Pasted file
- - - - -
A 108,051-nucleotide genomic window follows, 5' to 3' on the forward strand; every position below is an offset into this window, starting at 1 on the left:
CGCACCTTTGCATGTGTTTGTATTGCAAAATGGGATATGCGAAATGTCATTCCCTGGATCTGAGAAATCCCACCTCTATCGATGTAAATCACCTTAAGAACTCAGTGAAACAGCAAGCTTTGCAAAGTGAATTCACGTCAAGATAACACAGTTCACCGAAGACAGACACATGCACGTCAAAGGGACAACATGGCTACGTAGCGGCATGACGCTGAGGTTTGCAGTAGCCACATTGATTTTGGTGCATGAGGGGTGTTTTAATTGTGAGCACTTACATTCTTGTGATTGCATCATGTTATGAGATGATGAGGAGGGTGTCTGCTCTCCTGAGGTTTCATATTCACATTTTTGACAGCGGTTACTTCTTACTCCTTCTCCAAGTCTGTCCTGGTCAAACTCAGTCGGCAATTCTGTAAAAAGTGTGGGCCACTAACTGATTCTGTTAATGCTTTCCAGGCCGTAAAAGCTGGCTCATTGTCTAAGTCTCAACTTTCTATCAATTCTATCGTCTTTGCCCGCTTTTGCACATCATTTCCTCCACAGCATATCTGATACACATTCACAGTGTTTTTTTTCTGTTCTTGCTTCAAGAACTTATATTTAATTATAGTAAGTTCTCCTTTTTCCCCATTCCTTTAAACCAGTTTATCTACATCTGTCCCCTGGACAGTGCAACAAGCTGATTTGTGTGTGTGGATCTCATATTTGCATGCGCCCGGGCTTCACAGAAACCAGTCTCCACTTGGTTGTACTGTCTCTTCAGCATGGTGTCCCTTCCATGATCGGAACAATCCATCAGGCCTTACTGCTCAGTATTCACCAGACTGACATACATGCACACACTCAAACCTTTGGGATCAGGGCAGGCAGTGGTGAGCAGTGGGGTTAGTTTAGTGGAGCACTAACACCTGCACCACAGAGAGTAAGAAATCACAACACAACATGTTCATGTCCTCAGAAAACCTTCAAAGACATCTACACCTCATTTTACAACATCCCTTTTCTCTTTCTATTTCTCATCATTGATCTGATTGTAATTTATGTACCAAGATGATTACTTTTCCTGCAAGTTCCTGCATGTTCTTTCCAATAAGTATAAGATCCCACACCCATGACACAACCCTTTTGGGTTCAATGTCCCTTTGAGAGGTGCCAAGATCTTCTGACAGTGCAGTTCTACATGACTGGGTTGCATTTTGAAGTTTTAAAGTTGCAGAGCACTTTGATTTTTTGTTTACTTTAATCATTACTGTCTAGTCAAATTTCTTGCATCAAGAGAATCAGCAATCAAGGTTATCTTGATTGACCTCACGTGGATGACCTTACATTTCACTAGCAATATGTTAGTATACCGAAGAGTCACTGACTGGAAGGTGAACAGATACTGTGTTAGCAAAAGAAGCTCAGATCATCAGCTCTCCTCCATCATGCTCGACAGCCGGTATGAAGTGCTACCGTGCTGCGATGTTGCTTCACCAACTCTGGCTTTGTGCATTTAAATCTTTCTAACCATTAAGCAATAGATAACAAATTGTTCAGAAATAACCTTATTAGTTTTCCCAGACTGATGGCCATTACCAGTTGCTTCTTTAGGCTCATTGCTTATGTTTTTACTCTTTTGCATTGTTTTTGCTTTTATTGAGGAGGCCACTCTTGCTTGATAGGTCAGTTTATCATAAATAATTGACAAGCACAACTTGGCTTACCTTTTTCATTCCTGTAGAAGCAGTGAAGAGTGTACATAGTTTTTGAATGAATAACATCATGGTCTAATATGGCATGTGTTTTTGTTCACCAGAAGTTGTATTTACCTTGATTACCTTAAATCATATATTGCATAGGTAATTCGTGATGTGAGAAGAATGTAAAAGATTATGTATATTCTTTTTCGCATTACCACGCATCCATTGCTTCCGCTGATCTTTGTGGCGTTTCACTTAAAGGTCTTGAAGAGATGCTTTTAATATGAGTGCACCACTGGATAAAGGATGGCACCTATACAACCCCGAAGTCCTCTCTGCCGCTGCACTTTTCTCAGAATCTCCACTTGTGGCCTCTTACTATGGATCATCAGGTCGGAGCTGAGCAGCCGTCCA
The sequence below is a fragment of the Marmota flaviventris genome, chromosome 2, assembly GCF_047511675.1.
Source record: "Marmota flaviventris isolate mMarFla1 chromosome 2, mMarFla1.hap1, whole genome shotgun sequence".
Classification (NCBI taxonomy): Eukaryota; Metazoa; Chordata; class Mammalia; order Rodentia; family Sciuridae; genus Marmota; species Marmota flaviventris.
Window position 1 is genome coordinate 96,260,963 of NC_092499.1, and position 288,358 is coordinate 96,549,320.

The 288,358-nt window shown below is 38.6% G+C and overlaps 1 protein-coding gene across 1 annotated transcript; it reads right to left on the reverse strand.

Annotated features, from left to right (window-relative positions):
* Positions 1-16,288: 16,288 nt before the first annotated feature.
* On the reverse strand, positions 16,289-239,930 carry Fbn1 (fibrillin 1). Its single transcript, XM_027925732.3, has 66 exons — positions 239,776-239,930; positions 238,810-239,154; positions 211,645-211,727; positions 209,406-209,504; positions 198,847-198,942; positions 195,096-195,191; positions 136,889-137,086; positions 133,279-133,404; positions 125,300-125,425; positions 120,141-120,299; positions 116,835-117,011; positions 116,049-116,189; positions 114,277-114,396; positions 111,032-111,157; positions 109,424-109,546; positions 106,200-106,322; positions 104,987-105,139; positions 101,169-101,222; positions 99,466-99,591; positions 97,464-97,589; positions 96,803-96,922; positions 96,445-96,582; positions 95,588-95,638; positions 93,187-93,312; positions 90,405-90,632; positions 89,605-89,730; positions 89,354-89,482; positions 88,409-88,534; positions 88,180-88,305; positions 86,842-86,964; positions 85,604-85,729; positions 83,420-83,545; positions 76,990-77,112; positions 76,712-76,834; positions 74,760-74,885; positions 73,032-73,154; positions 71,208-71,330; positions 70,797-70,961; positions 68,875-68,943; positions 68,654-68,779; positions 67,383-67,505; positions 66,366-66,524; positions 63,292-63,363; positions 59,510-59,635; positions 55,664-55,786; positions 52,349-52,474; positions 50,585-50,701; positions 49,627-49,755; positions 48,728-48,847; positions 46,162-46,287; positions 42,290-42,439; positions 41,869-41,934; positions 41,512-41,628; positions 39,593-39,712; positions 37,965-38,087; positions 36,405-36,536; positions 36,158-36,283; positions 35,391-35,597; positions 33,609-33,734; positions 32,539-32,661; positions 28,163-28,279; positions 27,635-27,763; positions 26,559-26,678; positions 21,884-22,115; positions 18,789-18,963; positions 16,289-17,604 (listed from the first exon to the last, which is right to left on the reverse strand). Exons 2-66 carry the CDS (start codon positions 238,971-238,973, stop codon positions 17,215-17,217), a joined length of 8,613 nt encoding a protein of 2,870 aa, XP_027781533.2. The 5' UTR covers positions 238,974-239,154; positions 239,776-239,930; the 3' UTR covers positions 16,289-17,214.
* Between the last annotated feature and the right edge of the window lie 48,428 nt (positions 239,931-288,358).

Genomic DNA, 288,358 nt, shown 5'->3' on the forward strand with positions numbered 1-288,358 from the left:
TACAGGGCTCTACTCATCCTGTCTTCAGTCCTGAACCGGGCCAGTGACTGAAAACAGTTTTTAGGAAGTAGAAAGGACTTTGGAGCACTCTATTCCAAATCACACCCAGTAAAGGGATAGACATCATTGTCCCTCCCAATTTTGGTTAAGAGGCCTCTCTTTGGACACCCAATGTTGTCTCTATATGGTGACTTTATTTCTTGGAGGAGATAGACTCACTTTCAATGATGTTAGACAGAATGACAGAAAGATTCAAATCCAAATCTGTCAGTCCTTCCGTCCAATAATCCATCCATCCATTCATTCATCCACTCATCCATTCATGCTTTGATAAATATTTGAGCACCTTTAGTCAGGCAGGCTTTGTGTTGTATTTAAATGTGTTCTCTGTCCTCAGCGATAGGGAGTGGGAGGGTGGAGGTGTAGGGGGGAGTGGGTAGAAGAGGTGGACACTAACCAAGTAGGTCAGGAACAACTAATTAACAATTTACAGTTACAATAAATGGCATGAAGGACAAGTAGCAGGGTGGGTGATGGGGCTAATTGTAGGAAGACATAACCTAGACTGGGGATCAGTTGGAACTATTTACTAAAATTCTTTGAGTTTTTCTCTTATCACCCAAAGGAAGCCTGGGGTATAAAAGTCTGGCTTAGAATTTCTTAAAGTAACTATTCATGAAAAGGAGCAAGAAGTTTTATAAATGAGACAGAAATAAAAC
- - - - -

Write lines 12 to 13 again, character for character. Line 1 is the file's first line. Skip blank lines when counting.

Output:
Genomic DNA, 288,358 nt, shown 5'->3' on the forward strand with positions numbered 1-288,358 from the left:
TACAGGGCTCTACTCATCCTGTCTTCAGTCCTGAACCGGGCCAGTGACTGAAAACAGTTTTTAGGAAGTAGAAAGGACTTTGGAGCACTCTATTCCAAATCACACCCAGTAAAGGGATAGACATCATTGTCCCTCCCAATTTTGGTTAAGAGGCCTCTCTTTGGACACCCAATGTTGTCTCTATATGGTGACTTTATTTCTTGGAGGAGATAGACTCACTTTCAATGATGTTAGACAGAATGACAGAAAGATTCAAATCCAAATCTGTCAGTCCTTCCGTCCAATAATCCATCCATCCATTCATTCATCCACTCATCCATTCATGCTTTGATAAATATTTGAGCACCTTTAGTCAGGCAGGCTTTGTGTTGTATTTAAATGTGTTCTCTGTCCTCAGCGATAGGGAGTGGGAGGGTGGAGGTGTAGGGGGGAGTGGGTAGAAGAGGTGGACACTAACCAAGTAGGTCAGGAACAACTAATTAACAATTTACAGTTACAATAAATGGCATGAAGGACAAGTAGCAGGGTGGGTGATGGGGCTAATTGTAGGAAGACATAACCTAGACTGGGGATCAGTTGGAACTATTTACTAAAATTCTTTGAGTTTTTCTCTTATCACCCAAAGGAAGCCTGGGGTATAAAAGTCTGGCTTAGAATTTCTTAAAGTAACTATTCATGAAAAGGAGCAAGAAGTTTTATAAATGAGACAGAAATAAAAC